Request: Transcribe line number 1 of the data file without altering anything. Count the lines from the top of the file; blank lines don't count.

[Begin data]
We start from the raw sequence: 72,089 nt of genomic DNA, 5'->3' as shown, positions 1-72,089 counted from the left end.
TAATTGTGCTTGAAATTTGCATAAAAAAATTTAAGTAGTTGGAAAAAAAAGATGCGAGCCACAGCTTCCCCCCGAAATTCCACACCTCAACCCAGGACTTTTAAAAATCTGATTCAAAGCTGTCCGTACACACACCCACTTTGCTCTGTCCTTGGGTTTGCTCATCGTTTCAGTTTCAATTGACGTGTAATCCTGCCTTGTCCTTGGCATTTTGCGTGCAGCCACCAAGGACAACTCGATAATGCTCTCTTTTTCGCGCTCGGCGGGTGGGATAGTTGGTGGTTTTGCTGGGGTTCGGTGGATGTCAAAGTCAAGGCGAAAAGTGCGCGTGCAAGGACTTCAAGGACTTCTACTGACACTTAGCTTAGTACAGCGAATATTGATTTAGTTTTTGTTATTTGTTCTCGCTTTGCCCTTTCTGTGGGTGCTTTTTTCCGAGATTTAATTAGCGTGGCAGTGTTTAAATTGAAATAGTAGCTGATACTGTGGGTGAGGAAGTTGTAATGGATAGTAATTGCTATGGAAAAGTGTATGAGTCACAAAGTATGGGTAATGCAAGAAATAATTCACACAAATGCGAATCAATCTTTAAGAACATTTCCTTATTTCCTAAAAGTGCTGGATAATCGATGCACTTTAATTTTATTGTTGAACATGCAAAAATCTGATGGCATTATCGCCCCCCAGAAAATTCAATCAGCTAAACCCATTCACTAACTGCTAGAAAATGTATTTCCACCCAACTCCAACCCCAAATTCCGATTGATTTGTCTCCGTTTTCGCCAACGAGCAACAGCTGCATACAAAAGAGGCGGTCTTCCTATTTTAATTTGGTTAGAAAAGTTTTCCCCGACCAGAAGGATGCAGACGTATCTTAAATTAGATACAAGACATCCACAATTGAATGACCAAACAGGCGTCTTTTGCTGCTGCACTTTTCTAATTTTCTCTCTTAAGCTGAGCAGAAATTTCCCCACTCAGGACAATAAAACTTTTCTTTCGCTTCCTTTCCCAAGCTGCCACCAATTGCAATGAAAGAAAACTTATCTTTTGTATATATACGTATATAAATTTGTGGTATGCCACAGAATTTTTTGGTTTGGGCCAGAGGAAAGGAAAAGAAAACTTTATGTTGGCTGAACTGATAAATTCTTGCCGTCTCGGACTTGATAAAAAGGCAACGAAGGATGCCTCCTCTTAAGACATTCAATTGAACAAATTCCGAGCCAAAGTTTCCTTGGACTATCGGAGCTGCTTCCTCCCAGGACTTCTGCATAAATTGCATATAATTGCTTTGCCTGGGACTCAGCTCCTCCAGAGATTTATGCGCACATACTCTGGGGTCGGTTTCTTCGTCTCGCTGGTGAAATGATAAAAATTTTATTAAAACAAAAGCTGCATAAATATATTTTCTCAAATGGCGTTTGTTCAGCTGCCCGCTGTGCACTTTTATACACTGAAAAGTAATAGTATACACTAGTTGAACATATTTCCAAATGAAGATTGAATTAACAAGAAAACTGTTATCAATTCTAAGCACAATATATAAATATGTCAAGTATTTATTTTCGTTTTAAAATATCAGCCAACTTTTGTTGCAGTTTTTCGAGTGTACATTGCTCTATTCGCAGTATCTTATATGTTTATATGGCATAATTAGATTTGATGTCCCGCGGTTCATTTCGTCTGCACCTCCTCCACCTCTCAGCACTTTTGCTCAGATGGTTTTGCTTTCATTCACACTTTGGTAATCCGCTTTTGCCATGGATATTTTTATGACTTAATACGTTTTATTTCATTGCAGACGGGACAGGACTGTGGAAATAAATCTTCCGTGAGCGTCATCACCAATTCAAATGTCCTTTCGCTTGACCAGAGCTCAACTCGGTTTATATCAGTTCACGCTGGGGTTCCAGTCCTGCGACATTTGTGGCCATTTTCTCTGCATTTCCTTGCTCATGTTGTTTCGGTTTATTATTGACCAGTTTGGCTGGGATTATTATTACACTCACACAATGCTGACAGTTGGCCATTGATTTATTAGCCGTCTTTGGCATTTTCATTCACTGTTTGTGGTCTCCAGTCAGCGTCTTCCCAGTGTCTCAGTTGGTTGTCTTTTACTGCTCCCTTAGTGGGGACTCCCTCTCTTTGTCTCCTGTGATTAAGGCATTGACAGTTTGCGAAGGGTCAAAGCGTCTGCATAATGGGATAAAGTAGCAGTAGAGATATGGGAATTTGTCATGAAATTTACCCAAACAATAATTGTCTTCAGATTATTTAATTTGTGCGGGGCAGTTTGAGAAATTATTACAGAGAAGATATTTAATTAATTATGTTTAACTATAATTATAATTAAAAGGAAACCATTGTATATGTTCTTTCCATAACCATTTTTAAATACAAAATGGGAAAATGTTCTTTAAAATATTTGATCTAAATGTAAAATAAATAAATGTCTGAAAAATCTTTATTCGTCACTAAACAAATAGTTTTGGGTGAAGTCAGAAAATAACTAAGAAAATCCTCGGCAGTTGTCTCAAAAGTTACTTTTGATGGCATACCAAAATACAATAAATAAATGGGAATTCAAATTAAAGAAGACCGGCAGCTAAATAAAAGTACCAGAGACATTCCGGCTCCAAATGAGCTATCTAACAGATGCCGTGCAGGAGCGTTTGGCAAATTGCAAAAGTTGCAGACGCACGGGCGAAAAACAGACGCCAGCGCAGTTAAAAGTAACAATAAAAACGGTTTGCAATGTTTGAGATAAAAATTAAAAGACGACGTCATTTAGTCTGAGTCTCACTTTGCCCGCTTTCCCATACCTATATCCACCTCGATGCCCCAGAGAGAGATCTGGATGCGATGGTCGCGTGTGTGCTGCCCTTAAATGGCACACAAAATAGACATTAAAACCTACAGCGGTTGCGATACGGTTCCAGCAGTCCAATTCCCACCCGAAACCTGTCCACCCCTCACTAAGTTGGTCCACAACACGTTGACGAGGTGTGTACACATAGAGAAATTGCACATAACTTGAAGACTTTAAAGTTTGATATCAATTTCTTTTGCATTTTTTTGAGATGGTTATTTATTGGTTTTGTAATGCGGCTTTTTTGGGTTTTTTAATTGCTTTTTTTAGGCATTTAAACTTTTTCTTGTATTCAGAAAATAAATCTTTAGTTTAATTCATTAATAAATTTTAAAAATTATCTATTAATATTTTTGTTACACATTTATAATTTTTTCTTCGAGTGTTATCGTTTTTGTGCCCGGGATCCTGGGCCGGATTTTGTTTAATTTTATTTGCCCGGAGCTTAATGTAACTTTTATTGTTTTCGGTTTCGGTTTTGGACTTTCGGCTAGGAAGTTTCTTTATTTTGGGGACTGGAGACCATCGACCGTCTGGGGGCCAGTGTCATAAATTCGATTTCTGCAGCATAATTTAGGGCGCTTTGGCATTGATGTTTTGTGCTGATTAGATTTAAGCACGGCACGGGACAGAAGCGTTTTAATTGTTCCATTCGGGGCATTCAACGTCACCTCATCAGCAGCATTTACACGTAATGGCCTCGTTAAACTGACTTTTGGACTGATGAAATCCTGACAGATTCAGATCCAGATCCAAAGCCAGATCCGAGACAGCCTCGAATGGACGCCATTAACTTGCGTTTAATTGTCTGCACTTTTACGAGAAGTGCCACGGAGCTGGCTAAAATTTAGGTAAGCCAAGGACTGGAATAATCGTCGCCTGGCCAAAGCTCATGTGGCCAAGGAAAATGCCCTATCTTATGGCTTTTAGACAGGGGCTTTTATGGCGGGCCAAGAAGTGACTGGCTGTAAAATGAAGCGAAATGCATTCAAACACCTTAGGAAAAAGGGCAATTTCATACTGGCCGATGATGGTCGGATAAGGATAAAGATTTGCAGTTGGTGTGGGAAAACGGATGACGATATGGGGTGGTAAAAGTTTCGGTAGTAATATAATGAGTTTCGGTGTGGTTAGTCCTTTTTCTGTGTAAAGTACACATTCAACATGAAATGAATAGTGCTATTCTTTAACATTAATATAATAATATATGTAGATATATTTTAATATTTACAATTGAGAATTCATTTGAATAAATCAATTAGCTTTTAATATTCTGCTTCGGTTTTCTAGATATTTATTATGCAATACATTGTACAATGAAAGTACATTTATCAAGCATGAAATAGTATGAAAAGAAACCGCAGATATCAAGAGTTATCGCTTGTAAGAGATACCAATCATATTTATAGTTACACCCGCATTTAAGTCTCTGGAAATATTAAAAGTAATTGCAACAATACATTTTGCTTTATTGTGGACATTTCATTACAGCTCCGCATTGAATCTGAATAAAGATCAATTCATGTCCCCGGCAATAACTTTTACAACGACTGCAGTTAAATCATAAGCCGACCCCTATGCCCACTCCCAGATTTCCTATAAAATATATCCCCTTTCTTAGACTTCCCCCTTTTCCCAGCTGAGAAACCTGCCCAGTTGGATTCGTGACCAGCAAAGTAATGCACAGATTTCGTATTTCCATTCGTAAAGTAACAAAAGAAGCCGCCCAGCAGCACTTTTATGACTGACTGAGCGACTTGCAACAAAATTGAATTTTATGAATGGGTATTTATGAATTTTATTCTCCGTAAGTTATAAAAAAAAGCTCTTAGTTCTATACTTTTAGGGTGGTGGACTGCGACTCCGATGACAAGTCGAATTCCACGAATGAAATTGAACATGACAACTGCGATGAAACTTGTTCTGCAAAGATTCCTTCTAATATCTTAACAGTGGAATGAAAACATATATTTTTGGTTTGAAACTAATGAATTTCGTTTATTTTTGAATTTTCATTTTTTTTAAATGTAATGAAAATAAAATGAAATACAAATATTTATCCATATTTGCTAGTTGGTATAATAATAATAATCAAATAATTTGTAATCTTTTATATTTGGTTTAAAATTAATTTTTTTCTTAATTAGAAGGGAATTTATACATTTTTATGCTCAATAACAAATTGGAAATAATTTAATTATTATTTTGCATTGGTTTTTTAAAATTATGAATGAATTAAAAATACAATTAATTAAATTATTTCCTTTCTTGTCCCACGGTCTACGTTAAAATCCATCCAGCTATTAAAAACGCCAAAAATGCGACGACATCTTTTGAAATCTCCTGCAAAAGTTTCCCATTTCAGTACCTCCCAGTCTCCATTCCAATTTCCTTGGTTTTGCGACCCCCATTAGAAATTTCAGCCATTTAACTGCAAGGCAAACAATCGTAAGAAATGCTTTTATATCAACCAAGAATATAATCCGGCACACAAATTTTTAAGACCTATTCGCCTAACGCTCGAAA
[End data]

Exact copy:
We start from the raw sequence: 72,089 nt of genomic DNA, 5'->3' as shown, positions 1-72,089 counted from the left end.